• In Narok, the practice of marrying off girls at the age of 12 years is increasing cases
• There are only 12 repair surgeons for the entire country, according to experts
Soon after Pauline Omuronji was discharged from hospital last year, having given birth to a baby girl, she found herself incontinent.
Without any warning or urge, she would suddenly feel water leaking down below.
The 19-year-old says she was besieged with worry and shame after developing the condition, her mind constantly preoccupied with the next gush of urine.
“I stayed in the house for fear of embarrassing myself in public. It was a hard time,” she says.
Pauline’s mother says she laboured for 12 hours in the first birth facility they went to and an additional nine hours at Kakamega Referral Hospital, where she was referred after her situation became critical.
She eventually gave birth naturally but had developed fistula — a hole in the birth canal between the vagina and the bladder (for some it can be between the rectum, causing faeces to leak), causing her severe incontinence.
If not addressed on time, a prolonged, obstructed labour can cut off blood supply to tissues in a woman’s pelvis. When the dead tissue then falls away, she is left with a hole in the birth canal, known as a fistula, according to the UN Population Fund (UNFPA).
To help control the leaks, Pauline used tatters to trap the fluid, but the materials would only absorb so much. She was in constant discomfort from using these scraps of clothes for days on end.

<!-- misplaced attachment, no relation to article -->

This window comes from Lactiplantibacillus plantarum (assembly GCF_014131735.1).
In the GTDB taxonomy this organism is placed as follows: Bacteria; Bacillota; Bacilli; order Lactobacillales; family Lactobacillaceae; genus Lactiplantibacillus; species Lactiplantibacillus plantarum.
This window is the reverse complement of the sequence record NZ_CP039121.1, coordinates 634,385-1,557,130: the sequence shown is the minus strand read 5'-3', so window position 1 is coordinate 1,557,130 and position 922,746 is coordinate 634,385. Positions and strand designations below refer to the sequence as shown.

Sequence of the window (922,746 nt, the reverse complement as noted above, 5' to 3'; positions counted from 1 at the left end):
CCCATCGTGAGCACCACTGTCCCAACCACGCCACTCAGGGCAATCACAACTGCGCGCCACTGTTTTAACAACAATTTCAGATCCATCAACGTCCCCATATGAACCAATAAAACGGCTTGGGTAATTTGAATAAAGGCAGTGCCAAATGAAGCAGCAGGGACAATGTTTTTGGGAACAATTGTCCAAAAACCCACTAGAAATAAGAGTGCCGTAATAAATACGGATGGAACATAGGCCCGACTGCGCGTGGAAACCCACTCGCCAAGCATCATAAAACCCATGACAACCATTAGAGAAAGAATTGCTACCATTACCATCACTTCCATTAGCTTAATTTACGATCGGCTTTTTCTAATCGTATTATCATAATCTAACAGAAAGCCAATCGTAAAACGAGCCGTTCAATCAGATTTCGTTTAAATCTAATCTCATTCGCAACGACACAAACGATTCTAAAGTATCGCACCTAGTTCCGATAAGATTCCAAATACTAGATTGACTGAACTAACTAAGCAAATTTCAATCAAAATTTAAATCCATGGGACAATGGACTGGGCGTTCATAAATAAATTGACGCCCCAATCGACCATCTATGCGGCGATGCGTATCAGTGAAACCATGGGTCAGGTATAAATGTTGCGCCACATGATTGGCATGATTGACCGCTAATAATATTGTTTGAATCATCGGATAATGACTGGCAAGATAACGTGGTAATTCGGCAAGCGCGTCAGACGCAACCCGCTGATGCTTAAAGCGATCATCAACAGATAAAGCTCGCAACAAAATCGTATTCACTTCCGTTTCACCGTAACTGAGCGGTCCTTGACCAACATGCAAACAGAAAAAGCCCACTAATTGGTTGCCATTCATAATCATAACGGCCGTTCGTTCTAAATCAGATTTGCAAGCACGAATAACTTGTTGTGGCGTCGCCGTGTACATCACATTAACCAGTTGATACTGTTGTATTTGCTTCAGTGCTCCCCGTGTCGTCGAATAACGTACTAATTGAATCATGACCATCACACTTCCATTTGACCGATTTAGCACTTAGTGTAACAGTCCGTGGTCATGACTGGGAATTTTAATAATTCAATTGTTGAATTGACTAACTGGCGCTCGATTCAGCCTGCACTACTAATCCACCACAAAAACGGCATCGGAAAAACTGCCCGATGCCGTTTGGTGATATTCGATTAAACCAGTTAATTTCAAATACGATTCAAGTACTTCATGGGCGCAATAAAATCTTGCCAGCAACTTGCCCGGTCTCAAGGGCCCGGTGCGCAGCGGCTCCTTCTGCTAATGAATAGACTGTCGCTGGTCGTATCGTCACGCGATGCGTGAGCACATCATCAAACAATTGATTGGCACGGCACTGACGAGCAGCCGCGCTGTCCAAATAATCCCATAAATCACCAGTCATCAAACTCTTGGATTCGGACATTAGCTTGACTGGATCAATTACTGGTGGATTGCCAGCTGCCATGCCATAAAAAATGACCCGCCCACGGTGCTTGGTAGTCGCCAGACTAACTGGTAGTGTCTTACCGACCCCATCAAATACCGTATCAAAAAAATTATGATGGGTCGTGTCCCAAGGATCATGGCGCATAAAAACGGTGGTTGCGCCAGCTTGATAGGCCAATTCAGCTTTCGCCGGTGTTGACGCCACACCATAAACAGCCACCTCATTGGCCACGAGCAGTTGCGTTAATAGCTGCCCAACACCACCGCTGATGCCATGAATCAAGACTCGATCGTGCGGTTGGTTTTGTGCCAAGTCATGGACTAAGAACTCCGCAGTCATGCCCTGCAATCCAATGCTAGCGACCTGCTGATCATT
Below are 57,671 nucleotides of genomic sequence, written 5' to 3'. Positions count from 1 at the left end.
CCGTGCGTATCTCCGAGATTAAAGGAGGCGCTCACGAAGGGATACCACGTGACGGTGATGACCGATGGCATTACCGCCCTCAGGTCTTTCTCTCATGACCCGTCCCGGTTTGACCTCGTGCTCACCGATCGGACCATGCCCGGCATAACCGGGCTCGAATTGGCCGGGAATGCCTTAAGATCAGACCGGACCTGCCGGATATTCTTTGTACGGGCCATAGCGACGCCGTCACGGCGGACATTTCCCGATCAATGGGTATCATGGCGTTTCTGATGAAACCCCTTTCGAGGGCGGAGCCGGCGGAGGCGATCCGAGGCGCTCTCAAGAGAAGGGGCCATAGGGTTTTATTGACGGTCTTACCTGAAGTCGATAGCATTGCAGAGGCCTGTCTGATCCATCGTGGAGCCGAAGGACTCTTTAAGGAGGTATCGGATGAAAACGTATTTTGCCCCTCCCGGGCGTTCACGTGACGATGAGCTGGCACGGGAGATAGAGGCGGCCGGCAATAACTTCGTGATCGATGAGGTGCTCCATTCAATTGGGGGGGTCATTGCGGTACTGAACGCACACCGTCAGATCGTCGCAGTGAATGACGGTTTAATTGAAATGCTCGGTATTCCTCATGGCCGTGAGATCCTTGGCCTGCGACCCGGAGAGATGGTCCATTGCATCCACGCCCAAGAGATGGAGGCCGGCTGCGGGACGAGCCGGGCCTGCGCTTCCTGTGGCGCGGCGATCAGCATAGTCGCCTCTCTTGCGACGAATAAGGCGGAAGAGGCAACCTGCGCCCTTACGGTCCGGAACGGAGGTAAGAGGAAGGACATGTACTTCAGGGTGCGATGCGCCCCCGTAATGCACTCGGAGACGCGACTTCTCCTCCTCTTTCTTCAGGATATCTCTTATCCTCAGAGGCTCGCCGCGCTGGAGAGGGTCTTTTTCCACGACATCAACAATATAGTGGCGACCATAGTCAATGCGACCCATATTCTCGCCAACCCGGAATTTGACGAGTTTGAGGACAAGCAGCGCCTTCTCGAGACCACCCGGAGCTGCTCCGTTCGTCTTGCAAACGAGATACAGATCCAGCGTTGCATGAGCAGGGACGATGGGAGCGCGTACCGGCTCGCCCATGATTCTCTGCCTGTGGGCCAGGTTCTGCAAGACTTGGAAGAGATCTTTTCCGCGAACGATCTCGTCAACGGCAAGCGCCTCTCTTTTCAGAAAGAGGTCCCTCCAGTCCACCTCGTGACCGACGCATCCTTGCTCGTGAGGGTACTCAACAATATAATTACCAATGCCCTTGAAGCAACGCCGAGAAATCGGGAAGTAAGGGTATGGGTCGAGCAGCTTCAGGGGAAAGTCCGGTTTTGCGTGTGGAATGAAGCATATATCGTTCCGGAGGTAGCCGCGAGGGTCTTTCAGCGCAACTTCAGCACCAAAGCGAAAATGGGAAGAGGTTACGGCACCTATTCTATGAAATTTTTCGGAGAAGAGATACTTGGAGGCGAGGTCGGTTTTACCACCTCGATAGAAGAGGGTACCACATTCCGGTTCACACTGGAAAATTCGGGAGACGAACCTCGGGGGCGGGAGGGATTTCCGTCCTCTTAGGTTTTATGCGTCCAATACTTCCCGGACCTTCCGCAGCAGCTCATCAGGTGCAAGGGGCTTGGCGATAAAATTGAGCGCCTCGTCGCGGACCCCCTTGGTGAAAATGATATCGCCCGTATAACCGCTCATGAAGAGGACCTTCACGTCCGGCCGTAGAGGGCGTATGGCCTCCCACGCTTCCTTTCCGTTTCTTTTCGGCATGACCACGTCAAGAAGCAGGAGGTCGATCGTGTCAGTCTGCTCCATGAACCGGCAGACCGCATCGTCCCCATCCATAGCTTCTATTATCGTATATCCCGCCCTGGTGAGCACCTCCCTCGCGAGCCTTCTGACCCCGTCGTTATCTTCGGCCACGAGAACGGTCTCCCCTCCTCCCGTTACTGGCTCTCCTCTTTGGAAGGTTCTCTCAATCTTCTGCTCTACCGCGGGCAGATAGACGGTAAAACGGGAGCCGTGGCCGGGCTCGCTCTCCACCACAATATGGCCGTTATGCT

The UNFPA states that fistulas can lead to chronic medical problems, depression, social isolation and deepening poverty, which was evident for Pauline.
“I could only buy adult diapers when going for a hospital visit or to church. It was very expensive. I had to limit my fluid intake when stepping out,” she says.
The mother of one lives with her mother and two of her siblings in a house fashioned from mud. Financial constraints in Pauline’s family meant she had to stop attending school last year, she said, and soon afterwards, she met a boy from her village in Mumias town, Kakamega county.
“I did not know him very well, I met him through another girl I knew. He said we should go to his home,” Pauline recounts. The boy was a year older than her and was her first sexual partner.
The encounter resulted in her pregnancy and when she told the boy, he refused responsibility, she says as her voice drops to a whisper.
She never saw him again.
I could only buy adult diapers when going for a hospital visit or to church. It was very expensive. I had to limit my fluid intake when stepping outPauline Omuronji
Women and Development Against Distress in Africa (Wadadia) has been dealing with scenarios like Pauline's. Wadadia founder and lead director Habiba Mohamed says the leading factors that expose teenagers to fistula include teenage pregnancy, early marriage, cultural practices like FGM, poverty and poor health-seeking behaviours.